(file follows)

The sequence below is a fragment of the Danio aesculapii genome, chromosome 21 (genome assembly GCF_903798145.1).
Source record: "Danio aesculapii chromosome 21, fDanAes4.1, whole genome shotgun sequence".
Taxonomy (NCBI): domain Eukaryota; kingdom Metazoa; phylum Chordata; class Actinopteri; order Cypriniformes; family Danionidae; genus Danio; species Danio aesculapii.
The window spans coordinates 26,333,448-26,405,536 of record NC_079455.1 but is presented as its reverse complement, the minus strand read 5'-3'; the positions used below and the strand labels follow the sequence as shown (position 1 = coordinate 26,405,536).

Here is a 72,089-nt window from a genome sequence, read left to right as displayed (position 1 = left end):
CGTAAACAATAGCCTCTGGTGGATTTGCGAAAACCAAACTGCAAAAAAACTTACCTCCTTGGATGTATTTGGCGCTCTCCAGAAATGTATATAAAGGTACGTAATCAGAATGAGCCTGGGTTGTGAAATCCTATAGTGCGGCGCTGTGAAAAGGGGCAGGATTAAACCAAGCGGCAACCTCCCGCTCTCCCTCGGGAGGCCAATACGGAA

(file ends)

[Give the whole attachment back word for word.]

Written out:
The sequence below is a fragment of the Danio aesculapii genome, chromosome 21 (genome assembly GCF_903798145.1).
Source record: "Danio aesculapii chromosome 21, fDanAes4.1, whole genome shotgun sequence".
Taxonomy (NCBI): domain Eukaryota; kingdom Metazoa; phylum Chordata; class Actinopteri; order Cypriniformes; family Danionidae; genus Danio; species Danio aesculapii.
The window spans coordinates 26,333,448-26,405,536 of record NC_079455.1 but is presented as its reverse complement, the minus strand read 5'-3'; the positions used below and the strand labels follow the sequence as shown (position 1 = coordinate 26,405,536).

Here is a 72,089-nt window from a genome sequence, read left to right as displayed (position 1 = left end):
CGTAAACAATAGCCTCTGGTGGATTTGCGAAAACCAAACTGCAAAAAAACTTACCTCCTTGGATGTATTTGGCGCTCTCCAGAAATGTATATAAAGGTACGTAATCAGAATGAGCCTGGGTTGTGAAATCCTATAGTGCGGCGCTGTGAAAAGGGGCAGGATTAAACCAAGCGGCAACCTCCCGCTCTCCCTCGGGAGGCCAATACGGAA